What I found was a very complex web of protection on a scale above anything i've seen an Android app before. Not only does the application check for root in more that one location (in the application itself and in the native library), it also performs tamper detection on the APK. Not only that but it also checks that the signature on the APK to check that no code has changed (if you change the code in classes.dex and drop it in, this is usually OK on a /system/app file, but not in this case). The code itself doesn't have a single, uniform tamper / root check function, it does it all over the place. Finally, just to make things even more difficult, key parts of the code are pretty heavily obfuscated to make the code hard to analyse / modify.
Despite this, I thought i'd see what I could achieve by patching it piece by piece with the goal of allowing video with root.
The first step was to work out how to get around the signature check. Without sorting this out, the app would immediately flag up as being tampered if I made ANY change to the code. The answer to this was to re-sign the Amazon Video APK, ATVAndroidClient.apk. Of course we don't have the Amazon certificates, so we can sign them with our own, or with SDK certificates. Since Amazon Video uses a shared user id, other APKs need to be signed too. The full list is ATVAndroidClient.apk, KindleForOtter.apk, OtterTutorial.apk, AmazonVenezia.apk, Launcher.apk, Windowshop.apk, CSApp-unsigned.apk, MyAccount-unsigned.apk, amazonmp3-unsigned.apk, Cloud9-unsigned.apk, OOBE-unsigned.apk, com.amazon.dcp.apk, Cloud9SystemBrowserProvider-unsigned.apk, OTASilentInstall.apk, Facebook.apk and OtterAppManager.apk.
After doing this, the next step is to patch out the tamper checks. This can really only be achieved by tracing where the app goes and how it works and by carefully analysing logcat to get clues as to where the errors are happening. Since i'm in the UK I also had to use a DNS proxy with a static IP... I used unblock-us which works a treat. Eventually I got to a stage where I got the application to ignore any tamper detections, thereby enabling the various 'Watch' buttons.
In the next step I could see what something was triggering another problem, and it turned out to be detection of root. This was happening in one of the more obfuscated bits of code, but again with careful tracing I managed to find this and patch it out.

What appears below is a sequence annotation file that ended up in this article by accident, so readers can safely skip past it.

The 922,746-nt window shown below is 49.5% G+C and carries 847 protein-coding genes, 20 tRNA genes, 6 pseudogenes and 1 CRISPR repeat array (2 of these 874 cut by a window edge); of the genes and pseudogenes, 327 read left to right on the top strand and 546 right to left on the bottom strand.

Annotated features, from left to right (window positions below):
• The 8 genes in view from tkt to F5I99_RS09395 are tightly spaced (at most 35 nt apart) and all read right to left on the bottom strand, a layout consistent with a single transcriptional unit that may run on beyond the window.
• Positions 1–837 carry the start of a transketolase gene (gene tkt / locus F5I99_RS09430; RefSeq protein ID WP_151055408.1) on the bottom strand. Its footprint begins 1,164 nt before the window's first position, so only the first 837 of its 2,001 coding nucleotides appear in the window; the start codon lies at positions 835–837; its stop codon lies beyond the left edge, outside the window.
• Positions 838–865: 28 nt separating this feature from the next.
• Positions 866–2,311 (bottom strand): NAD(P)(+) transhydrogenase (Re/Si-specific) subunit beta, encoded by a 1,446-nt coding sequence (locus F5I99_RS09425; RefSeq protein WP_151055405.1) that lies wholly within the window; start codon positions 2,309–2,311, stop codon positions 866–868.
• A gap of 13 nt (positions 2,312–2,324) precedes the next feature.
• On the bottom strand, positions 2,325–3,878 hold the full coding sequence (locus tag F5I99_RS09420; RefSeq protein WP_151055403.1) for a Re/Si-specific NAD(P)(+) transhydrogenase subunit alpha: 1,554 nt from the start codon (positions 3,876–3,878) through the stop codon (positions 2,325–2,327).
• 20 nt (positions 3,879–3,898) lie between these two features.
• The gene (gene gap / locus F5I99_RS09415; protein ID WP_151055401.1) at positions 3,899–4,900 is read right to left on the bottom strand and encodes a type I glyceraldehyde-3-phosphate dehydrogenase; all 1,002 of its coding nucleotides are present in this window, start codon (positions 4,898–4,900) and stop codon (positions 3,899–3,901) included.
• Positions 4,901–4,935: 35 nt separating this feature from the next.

At this point the application was loading, passing tamper checks, giving me the watch buttons, requesting the stream from Amazon and giving me the loading progress bar etc... BUT... the licence request to Amazon continually failed. This is the point where I came to something of a brick wall. It appears that there is some additional root checking going on in the native library, and unfortunately, reverse engineering this is beyond both my abilities and more important the time I have available, so we don't have a fully working solution.
The positive things though are that we now have a patchable Amazon Video APK, which means we can implement the functionality of the 'root keepers' within the app itself. We can effectively make the Amazon Video APK hide the su binary from itself on launch and put it back after it's run it's checks. Not ideal, but might be the best way to go. Note that the root check doesn't care about the Superuser APK, it only checks for 'su'. It checks in all the locations in the PATH variable, so moving it to, say. /system/root and adding that to the path won't help. Unfortunately.
For now, I have to put this on the back burner, but i'm posting my patched APK below so that if anyone wants to pick up the work of reversing the native binary they can do so, simply by using this APK and re-signing it and the other APKs mentioned above.
Any questions, feel free to ask them here. Obviously I have no interest in saving streams, downloading movies or any stupid stuff like that, so don't even ask.
- DOWNLOAD (ROMraid) - MD5: f6044dbeffa4eb3f8361c71a96683150